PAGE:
One relatively early text in the theory of political games is “Ephemeral Games” by Gonzalo Frasca, who later went on to design the first newsgames September 12th and Madrid. In the article, Frasca asks a question that has been circulating in game design blogs (especially Clint Hocking’s and Manveer Heir’s) recently: how does it affect the impact of a game’s ethical decisions if we allow the player to take them back by loading a save? His answer was the “OSGON,” or “one-session game of narration.” The idea was to make it clear to the player that they would only be allowed to play the game once, after which their copy of it would lock them out. This, he thought, would ensure that players made decisions carefully and would forever reflect on the consequences.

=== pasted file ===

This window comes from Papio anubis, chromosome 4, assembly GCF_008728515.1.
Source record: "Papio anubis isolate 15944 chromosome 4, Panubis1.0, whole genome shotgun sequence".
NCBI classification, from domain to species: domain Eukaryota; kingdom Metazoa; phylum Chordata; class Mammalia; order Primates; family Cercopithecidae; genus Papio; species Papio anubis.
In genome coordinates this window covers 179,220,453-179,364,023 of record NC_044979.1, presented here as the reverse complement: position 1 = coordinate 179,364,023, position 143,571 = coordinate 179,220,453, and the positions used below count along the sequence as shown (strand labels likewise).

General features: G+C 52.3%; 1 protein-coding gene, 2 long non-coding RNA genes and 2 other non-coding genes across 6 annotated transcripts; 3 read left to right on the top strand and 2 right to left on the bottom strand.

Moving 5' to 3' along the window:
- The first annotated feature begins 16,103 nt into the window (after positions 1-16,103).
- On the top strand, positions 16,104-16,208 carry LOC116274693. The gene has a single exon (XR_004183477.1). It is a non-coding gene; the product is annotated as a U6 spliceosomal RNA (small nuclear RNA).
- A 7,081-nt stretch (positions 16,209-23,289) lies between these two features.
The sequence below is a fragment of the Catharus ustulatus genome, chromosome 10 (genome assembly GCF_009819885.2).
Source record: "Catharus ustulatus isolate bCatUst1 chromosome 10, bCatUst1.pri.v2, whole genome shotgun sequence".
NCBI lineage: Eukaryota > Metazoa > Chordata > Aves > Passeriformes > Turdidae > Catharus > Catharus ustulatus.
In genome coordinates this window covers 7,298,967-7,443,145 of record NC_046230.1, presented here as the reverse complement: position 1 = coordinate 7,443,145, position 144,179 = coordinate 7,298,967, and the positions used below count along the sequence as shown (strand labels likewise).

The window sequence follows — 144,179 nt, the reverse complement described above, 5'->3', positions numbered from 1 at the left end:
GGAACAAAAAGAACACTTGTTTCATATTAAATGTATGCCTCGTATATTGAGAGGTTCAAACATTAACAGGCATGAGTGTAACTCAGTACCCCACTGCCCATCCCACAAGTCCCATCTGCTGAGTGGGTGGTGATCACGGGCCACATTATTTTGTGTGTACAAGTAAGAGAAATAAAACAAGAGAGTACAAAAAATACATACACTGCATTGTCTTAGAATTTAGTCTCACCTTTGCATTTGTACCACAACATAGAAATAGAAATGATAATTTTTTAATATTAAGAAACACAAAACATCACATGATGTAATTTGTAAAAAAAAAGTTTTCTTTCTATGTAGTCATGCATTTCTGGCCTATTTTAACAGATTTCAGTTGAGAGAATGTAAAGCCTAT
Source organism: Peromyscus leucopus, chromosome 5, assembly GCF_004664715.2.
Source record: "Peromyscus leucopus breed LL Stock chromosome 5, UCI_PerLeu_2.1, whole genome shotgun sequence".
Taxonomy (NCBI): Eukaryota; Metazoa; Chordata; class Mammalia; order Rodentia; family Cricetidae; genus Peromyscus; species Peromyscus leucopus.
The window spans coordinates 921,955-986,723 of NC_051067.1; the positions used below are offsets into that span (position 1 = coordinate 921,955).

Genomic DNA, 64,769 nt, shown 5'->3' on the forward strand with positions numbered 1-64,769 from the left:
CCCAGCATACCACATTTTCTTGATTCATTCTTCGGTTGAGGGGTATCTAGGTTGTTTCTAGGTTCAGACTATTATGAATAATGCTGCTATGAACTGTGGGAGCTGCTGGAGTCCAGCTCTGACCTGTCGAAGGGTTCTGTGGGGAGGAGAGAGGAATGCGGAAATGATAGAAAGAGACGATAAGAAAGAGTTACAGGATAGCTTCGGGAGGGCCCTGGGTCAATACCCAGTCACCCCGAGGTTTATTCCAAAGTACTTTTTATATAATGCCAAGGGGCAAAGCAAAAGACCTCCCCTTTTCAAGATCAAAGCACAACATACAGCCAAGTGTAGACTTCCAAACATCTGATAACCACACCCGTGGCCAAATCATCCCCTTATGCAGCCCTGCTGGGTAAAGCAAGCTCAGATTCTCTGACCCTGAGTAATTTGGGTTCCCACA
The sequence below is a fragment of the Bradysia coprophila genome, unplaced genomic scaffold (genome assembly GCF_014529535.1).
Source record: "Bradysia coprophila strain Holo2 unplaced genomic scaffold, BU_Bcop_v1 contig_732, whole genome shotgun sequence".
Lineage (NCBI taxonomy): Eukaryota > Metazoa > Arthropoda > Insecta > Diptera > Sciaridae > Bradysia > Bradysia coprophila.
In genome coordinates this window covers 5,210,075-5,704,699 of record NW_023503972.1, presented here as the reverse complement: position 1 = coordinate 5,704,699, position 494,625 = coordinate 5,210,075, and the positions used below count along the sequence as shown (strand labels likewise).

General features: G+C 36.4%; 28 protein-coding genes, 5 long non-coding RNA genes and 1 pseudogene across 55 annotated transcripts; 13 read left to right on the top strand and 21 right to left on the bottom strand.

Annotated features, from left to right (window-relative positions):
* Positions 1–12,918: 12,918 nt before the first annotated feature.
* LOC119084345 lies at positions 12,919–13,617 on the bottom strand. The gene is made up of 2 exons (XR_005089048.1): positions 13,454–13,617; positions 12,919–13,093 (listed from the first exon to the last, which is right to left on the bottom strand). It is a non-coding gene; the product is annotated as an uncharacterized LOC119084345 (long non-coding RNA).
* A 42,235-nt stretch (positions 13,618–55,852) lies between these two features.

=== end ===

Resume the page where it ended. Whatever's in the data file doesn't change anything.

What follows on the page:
Interestingly, in the past few weeks two such games were created. One by Terry Cavanagh, called Airplane Adventures, asks the player not to release their mouse. When they eventually do, their plane crashes; on reloading, players receive not another chance to play the game but a message, “YOU HAVE CRASHED.” Another game by raitendo, You Only Live Once, tells the story of a Mario-type who goes on a quest to free his girlfriend from a Bowser-type; when the player dies and tries to hit continue, they are treated to a series of humorous cartoons depicting the aftermath of their avatar’s death. Neither of these games can be played again without clearing out your Flash caches. Raitendo explored the same idea with Free Will, which endlessly cycles the player’s failed attempt at the game after they die (though this can be reloaded). Note that neither of these games feature ethical decisions, cues that the game cannot be replayed, or could be considered models for profitable advocacy games. To my knowledge, a politically-minded OSGON has never been created. Frasca himself opted for games that almost demand replaying.